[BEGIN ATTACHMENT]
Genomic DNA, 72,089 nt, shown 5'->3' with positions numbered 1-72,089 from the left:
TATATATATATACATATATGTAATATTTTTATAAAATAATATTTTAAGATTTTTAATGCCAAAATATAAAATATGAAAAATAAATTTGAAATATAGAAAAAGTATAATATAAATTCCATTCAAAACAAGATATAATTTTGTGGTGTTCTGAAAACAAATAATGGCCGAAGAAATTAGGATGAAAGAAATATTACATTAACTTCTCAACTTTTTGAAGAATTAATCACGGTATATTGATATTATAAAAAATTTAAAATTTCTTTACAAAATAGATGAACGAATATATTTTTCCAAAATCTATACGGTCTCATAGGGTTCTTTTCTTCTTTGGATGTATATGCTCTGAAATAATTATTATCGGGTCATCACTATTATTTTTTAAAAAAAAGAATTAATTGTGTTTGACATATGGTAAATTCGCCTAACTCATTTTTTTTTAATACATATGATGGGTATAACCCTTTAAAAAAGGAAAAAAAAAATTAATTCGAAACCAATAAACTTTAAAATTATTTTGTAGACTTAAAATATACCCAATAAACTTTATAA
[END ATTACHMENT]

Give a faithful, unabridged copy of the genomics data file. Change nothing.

Genomic DNA, 72,089 nt, shown 5'->3' with positions numbered 1-72,089 from the left:
TATATATATATACATATATGTAATATTTTTATAAAATAATATTTTAAGATTTTTAATGCCAAAATATAAAATATGAAAAATAAATTTGAAATATAGAAAAAGTATAATATAAATTCCATTCAAAACAAGATATAATTTTGTGGTGTTCTGAAAACAAATAATGGCCGAAGAAATTAGGATGAAAGAAATATTACATTAACTTCTCAACTTTTTGAAGAATTAATCACGGTATATTGATATTATAAAAAATTTAAAATTTCTTTACAAAATAGATGAACGAATATATTTTTCCAAAATCTATACGGTCTCATAGGGTTCTTTTCTTCTTTGGATGTATATGCTCTGAAATAATTATTATCGGGTCATCACTATTATTTTTTAAAAAAAAGAATTAATTGTGTTTGACATATGGTAAATTCGCCTAACTCATTTTTTTTTAATACATATGATGGGTATAACCCTTTAAAAAAGGAAAAAAAAAATTAATTCGAAACCAATAAACTTTAAAATTATTTTGTAGACTTAAAATATACCCAATAAACTTTATAA